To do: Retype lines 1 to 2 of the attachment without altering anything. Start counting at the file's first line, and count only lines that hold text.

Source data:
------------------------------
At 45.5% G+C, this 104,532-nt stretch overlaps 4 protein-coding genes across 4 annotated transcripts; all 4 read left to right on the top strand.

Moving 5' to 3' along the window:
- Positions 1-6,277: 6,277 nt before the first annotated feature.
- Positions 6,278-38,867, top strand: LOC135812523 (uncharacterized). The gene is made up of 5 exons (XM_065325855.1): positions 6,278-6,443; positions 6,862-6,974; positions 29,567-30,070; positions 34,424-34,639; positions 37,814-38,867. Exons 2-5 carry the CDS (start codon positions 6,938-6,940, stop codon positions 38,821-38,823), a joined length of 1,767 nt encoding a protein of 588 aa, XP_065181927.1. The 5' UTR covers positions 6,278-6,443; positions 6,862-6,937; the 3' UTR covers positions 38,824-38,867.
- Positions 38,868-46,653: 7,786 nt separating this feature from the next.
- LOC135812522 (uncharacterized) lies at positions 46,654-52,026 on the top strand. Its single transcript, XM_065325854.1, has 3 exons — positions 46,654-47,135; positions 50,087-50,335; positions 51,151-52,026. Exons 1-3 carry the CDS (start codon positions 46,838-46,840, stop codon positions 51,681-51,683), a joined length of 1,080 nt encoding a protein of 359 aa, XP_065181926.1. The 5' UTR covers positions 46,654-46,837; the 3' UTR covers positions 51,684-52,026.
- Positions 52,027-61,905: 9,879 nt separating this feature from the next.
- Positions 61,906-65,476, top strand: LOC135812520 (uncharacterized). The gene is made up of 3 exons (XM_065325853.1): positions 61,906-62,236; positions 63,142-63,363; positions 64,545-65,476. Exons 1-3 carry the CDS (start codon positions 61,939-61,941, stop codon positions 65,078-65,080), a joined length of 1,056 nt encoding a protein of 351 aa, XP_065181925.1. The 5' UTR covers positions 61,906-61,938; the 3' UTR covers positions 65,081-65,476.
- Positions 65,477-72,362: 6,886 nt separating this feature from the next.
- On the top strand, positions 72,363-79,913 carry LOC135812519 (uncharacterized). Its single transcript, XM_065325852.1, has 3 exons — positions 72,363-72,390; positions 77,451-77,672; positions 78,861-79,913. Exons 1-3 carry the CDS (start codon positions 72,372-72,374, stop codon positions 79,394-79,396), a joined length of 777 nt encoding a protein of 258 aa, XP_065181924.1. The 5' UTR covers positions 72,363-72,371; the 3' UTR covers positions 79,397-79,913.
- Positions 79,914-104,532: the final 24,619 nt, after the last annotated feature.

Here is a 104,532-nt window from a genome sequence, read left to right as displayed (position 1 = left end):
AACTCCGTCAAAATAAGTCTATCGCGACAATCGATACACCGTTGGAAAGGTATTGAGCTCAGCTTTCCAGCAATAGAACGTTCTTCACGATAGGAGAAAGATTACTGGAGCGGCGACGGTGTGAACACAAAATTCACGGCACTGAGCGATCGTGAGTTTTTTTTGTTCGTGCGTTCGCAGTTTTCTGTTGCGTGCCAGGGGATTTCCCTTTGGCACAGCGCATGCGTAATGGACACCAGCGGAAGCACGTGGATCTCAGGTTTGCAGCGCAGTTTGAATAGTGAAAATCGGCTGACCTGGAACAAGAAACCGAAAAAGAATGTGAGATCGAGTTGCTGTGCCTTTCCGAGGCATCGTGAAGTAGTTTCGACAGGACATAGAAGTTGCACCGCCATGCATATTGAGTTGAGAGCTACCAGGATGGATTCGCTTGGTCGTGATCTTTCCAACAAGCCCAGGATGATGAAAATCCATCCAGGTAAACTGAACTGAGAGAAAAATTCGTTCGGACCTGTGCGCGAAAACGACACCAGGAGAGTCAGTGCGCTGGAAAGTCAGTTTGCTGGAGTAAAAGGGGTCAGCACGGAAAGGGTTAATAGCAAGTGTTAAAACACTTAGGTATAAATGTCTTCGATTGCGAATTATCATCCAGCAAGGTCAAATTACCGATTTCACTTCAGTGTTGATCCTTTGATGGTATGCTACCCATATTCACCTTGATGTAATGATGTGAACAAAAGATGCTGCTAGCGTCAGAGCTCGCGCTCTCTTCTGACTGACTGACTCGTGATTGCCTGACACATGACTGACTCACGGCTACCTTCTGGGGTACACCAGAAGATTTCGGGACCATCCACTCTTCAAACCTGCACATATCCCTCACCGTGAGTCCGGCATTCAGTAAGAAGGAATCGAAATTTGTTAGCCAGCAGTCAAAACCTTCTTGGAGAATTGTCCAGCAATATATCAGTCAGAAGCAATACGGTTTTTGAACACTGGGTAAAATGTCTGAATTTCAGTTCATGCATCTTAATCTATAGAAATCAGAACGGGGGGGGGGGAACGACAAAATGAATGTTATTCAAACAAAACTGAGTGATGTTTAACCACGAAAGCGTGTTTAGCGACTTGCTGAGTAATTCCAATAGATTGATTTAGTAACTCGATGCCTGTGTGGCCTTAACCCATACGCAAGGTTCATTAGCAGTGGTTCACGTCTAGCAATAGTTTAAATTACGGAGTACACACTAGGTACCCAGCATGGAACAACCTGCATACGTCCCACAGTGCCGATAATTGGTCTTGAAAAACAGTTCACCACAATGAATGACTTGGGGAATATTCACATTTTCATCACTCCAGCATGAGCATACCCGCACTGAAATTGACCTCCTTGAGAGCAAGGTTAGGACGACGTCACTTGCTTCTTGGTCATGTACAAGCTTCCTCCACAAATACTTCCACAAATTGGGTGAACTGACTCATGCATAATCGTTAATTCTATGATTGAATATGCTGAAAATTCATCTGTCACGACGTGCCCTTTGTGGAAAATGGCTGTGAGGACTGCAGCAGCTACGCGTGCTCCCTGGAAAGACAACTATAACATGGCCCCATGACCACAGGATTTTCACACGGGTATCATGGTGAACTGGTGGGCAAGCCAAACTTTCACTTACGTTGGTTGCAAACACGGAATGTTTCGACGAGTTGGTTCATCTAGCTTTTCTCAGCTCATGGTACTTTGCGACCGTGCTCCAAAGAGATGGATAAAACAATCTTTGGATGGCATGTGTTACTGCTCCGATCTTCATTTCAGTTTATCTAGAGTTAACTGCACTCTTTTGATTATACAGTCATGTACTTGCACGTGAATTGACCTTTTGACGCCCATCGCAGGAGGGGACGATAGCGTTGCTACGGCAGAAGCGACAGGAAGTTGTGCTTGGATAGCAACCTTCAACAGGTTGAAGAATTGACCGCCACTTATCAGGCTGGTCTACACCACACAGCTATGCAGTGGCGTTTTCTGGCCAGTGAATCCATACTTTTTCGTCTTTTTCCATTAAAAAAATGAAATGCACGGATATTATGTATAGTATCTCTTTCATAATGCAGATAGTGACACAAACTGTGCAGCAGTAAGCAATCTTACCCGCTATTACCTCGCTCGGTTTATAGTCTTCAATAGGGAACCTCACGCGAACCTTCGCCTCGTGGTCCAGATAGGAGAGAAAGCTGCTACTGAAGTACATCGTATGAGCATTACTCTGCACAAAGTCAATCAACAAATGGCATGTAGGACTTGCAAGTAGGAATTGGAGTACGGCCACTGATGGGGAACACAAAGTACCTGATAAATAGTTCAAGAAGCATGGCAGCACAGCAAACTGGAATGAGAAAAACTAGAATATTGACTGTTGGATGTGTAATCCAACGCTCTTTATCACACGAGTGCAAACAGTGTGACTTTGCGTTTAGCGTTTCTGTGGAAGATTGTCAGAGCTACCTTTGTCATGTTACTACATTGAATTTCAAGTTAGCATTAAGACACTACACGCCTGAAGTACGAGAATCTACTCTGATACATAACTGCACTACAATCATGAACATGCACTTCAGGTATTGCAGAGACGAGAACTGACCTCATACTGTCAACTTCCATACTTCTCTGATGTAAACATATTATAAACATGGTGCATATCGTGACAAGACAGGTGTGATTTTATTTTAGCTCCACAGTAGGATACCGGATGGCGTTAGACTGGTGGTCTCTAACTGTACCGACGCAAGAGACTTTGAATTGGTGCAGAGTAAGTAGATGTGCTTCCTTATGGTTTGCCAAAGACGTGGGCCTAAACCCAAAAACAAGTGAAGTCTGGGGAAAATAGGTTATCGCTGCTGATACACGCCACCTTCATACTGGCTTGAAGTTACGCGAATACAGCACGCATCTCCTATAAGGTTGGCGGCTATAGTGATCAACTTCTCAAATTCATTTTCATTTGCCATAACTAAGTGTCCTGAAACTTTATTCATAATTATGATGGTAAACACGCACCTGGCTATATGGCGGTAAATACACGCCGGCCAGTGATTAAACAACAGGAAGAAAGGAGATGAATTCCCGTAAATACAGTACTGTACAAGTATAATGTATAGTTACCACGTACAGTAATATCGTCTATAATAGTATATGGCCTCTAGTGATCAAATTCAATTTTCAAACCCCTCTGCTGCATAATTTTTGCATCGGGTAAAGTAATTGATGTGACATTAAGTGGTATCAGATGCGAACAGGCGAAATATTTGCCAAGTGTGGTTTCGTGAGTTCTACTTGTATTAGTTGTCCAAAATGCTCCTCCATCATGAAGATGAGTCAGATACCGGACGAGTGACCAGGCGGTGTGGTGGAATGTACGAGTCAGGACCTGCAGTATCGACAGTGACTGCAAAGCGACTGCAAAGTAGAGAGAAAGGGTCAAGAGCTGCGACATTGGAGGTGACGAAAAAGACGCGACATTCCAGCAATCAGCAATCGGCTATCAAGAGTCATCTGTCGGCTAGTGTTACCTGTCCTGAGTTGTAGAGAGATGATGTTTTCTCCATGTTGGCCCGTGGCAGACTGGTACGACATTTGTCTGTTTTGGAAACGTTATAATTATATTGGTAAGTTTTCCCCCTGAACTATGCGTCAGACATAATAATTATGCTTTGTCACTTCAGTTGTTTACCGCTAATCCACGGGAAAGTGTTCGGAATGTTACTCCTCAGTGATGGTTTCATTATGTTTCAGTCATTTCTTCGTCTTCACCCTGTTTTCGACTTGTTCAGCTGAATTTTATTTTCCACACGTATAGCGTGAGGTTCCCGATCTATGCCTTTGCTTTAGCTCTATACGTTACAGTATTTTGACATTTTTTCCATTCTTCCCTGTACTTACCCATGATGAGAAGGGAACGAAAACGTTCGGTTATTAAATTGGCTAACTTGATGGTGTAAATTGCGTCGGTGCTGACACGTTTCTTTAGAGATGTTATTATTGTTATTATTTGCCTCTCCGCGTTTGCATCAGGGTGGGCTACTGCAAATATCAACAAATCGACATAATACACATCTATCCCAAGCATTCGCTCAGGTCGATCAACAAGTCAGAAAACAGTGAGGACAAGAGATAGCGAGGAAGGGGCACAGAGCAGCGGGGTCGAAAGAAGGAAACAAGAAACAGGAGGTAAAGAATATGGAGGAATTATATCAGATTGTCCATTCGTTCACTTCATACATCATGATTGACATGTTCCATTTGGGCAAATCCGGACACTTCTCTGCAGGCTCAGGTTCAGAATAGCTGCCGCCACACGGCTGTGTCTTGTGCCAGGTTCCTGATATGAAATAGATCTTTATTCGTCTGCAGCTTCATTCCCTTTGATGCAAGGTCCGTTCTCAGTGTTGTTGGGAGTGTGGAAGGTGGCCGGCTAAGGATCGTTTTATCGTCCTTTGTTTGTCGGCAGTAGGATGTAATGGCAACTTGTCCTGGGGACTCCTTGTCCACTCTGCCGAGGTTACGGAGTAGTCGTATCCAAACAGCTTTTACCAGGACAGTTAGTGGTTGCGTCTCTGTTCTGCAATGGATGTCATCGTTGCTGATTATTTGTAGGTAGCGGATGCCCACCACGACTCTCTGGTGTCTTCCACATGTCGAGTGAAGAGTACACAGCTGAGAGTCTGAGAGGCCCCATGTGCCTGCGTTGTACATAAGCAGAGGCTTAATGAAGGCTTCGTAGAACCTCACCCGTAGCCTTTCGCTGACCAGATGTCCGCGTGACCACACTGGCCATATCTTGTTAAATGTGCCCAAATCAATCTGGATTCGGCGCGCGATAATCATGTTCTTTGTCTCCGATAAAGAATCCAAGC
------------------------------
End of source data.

At 45.5% G+C, this 104,532-nt stretch overlaps 4 protein-coding genes across 4 annotated transcripts; all 4 read left to right on the top strand.

Moving 5' to 3' along the window: